Page:Dictionary of National Biography volume 36.djvu/79

This page has been validated.

Orange Grove, near Dartford. The house was never furnished, and Manning lived in a vast library of Chinese books, but the charm of his conversation attracted many visitors, including ministers of the crown and the chief men of letters. In 1838 he was afflicted with a paralytic stroke, which disabled his right hand, and to secure better medical attention he removed to Bath; but before leaving his cottage he plucked out the whole of his beard by the roots. He died at Bath of apoplexy on 2 May 1840, and was buried in the Abbey Church on 8 May. Though he never made much progress in colloquial Chinese, he was master of its classical literature, and was considered the first Chinese scholar in Europe (Friend of India, 30 July 1840, p. 482).

Manning wrote 'An Introduction to Arithmetic and Algebra,' Cambridge, 1796; vol. ii. Cambridge, 1798; 'An Investigation of a Differential Series,' included in Maseres's 'Scriptores Logarithmici,' vi. 47-62; and ' A New Method of Computing Logarithms' ('Philos. Trans.' 1806, pp. 327-41). He is said to have revised the proof-sheets of the 'Reports on the Poor Laws,' and on his return in 1817 to have drawn up a paper on the consumption of tea in Bhutan, Tibet, and Tartary. His description of the mode of preparing tea in Tibet is in Samuel Ball's 'Account of Tea in China,' 1848, p. 199. He was familiar with fifteen languages, and his manuscript papers and printed books were given by his brother to the Royal Asiatic Society. The books were to be preserved in a separate case, and a catalogue of them was undertaken by Mr. Samuel Ball (Ann. Reg. May 1841, p. vi). The edition of Charles Lamb's letters by Canon Ainger contains in the text and notes all his letters to Manning, several of which had not been printed before. The ' Dissertation upon Roast Pig ' begins with a reference to a Chinese manuscript, which 'my friend M. was obliging enough to read and explain to me.' Manning was acquainted with Henry Crabb Robinson, and is sometimes mentioned in his 'Diary.'

[Memoir by C. R.Markham, esq.; Gent. Mag. July 1840, pp. 97-100, by A. J. Dunkin; Notes and Queries, 2nd ser. x. 143-4, 5th ser. iii. 272; Peter Auber's China, pp. 218-23; Hazlitt's Memoirs of W. Hazlitt, i. 138, 162; Essays of Elia, ed. Ainger, pp. 67, 164, 388; Letters of Lamb, ed. Ainger, i. 324; information from his nephew, the Rev. C. R. Manning of Diss.]

W. P. C.

MANNING, WILLIAM (1633?–1711), ejected minister, may be identical with William Manning (son of William Manning) who, born at Cockfield, Suffolk, was educated at Stowmarket and admitted a sizar of Christ's College, Cambridge, on 25 Oct. 1649, aged 16 (Henry More being his tutor). He was one of three brothers, all holding benefices till the Uniformity Act of 1662, and members, while beneficed, of congregational churches; John (d 1694), who entered Emmanuel College, Cambridge, in 1633, and graduated M.A. in 1641, was perpetual curate of Peasenhall, Suffolk; Samuel was perpetual curate of Walpole, Suffolk. William was perpetual curate of Middleton, Suffolk, and ejected for nonconformity by the Act of 1662.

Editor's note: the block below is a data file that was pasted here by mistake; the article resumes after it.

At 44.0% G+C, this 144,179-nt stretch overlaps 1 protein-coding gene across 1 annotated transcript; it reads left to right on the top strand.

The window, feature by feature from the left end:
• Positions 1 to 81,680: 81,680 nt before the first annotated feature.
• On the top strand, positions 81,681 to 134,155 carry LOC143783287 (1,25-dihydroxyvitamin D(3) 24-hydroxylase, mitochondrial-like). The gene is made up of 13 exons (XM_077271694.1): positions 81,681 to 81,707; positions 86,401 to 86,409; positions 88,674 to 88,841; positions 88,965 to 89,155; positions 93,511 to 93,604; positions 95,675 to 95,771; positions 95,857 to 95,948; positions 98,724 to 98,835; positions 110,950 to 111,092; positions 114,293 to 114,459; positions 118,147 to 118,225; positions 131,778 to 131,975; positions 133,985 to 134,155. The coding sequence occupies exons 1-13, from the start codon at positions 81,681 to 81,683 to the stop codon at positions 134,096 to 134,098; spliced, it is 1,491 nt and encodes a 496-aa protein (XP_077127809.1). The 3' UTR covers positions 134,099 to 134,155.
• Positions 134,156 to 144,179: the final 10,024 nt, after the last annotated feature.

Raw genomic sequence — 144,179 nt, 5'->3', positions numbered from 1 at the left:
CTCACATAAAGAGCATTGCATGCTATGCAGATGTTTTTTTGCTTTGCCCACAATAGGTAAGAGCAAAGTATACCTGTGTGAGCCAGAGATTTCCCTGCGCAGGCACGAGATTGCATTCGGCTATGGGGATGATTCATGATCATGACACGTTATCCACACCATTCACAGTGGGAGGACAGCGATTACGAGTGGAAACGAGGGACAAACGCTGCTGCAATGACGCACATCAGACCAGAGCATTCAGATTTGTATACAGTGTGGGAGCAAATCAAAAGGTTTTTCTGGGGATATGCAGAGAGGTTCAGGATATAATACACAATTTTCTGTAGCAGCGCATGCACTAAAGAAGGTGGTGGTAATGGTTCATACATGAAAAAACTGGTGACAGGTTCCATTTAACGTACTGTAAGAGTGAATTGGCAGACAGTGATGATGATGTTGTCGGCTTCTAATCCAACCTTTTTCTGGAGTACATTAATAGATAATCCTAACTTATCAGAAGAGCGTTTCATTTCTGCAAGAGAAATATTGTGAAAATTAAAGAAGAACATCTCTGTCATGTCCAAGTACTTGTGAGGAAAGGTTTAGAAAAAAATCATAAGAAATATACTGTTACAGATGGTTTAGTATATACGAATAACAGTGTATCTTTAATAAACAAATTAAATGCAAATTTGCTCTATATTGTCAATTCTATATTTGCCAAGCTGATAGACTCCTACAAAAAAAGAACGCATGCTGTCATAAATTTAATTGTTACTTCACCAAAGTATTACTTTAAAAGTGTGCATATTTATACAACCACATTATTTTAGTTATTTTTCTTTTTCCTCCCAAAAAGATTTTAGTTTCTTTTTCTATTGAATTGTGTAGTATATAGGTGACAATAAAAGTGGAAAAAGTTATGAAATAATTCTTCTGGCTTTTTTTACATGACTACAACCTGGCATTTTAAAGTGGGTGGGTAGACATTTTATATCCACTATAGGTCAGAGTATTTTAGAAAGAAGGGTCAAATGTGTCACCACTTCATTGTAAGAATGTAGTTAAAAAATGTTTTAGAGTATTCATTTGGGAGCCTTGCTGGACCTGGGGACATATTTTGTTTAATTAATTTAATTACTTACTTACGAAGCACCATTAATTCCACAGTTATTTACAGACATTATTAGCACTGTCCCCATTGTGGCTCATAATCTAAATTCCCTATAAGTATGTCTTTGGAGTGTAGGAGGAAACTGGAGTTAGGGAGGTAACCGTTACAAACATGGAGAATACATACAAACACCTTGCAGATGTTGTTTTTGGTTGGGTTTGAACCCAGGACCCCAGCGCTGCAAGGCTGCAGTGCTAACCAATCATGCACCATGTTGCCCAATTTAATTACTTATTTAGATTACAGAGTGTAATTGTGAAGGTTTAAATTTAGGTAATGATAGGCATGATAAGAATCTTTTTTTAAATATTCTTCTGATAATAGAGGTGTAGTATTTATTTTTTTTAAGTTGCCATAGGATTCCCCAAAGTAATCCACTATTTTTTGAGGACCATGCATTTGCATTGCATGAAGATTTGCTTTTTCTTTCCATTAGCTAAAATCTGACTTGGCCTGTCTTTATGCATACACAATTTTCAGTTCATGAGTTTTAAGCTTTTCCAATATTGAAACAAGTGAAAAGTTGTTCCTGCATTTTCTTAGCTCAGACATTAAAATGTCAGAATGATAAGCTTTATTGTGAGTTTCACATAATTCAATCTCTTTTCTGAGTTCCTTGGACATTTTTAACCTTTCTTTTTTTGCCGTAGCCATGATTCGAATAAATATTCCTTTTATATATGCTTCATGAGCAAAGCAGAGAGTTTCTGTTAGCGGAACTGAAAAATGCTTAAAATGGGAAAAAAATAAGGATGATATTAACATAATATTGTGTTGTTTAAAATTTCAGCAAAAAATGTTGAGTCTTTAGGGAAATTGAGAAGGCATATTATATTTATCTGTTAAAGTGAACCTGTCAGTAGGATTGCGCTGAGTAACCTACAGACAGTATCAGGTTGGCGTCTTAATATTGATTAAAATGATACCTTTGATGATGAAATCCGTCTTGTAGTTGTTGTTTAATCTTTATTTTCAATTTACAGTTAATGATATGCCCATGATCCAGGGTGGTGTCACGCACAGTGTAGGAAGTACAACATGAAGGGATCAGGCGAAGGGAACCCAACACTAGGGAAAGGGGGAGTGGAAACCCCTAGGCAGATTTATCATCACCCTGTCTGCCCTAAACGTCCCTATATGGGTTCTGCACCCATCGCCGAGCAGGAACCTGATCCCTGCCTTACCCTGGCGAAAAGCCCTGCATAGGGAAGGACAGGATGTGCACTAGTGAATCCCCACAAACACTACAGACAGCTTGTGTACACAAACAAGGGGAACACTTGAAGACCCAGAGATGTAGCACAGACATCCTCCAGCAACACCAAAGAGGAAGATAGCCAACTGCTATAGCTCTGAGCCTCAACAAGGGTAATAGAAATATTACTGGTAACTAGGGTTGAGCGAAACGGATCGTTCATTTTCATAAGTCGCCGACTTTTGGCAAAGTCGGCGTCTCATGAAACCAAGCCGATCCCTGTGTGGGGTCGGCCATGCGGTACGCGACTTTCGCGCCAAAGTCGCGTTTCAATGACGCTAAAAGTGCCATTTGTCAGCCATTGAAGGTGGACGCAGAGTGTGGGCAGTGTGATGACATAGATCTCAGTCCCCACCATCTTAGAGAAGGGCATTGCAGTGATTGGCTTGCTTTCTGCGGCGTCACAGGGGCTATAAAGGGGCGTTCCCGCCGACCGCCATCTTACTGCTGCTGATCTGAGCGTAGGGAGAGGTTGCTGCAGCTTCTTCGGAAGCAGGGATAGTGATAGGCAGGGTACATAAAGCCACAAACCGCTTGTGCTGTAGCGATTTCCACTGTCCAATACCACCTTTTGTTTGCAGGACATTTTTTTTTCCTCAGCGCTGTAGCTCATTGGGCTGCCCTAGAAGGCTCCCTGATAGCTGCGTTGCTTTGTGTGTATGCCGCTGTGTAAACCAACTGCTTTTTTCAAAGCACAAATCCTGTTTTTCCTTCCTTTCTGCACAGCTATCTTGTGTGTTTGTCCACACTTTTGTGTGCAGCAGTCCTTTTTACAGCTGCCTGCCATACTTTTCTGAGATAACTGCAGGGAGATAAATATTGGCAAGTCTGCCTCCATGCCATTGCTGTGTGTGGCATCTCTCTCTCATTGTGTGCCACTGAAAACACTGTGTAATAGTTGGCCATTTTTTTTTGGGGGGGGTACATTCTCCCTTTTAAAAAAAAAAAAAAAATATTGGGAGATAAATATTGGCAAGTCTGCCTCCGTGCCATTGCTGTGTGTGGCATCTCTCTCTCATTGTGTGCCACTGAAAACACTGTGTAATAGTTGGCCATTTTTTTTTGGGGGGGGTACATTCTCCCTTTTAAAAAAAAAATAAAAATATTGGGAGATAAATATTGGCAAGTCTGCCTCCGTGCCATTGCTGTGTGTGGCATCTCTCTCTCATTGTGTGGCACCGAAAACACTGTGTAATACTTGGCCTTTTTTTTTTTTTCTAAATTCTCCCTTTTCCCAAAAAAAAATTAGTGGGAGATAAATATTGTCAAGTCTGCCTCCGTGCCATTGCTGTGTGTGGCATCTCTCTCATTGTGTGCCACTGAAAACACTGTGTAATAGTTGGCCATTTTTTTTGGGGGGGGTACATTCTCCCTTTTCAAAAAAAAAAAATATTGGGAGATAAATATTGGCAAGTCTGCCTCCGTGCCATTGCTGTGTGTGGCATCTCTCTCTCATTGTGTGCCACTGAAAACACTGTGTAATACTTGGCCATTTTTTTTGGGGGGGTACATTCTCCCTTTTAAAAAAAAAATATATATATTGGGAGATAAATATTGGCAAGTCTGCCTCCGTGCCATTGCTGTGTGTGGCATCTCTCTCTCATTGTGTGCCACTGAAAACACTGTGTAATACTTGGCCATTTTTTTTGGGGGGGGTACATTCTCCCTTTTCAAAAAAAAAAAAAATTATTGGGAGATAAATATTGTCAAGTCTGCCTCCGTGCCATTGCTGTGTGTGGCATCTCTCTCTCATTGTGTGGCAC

William Manning at that date settled at Peasenhall, and took out a license under the indulgence of 1672 as a ‘congregational teacher in his own house’ there; his brother John, who remained at Peasenhall after his ejection, took out a similar license. Calamy describes William Manning as ‘a man of great abilities and learning.’ In 1686 he published a small volume of sermons, broad in spirit, but evangelical in doctrine. He was in the habit of preaching occasionally at Lowestoft, Suffolk, and this brought him into acquaintance with Thomas Emlyn [q. v.], who in 1689 was chaplain at Rose Hall to Sir Robert Rich, a member of the presbyterian congregation at Lowestoft. Manning and Emlyn read Sherlock's ‘Vindication’ of the Trinity (1690), and were both led in consequence to doubt that doctrine. Manning soon made up his mind in favour of Socinianism, and argued strongly for it in his correspondence with Emlyn, which began on Emlyn's removal to Dublin (1691), and lasted till Manning's death. Several of the letters are printed in the ‘Monthly Repository.’ He seems to have lost no opportunity of making converts to his new views; he succeeded in bringing over some of his hearers, and endeavoured without effect to gain an adherent in John Hurrion [q. v.], a student for the ministry (1698) at Heveningham, near Walpole, afterwards congregational minister at Denton, Norfolk (from 29 July 1701). His chief local opponent was Nathaniel Parkhurst, vicar of Yoxford, Suffolk. He became very deaf, and this led him to give up preaching (before 1704), but he retained an active mind, and took great interest in the current developments of theological opinion. He died on 13 Feb. 1711, aged (as was said) 81, and was buried at Peasenhall on 15 Feb. He was married in 1652; his wife Priscilla died on 14 June 1710, aged 80. His great-grandson, William Manning of Ormesby, Norfolk, died on 30 June 1825, aged 93.

He published: ‘Catholick Religion … discovered in … some Discourses upon Acts x. 35, 36,’ &c., 1686, 12mo.

[Calamy's Account, 1713, p. 659; Calamy's Continuation, 1727, ii. 806; Emlyn's Memoirs, 1746, pp. xiii, xix sq.; Monthly Repository, 1817 pp. 377 sq., 387 sq., 478, 1825 pp. 497, 705 sq., 1826 pp. 33 sq. (at p. 336 ‘Mr. N.’ is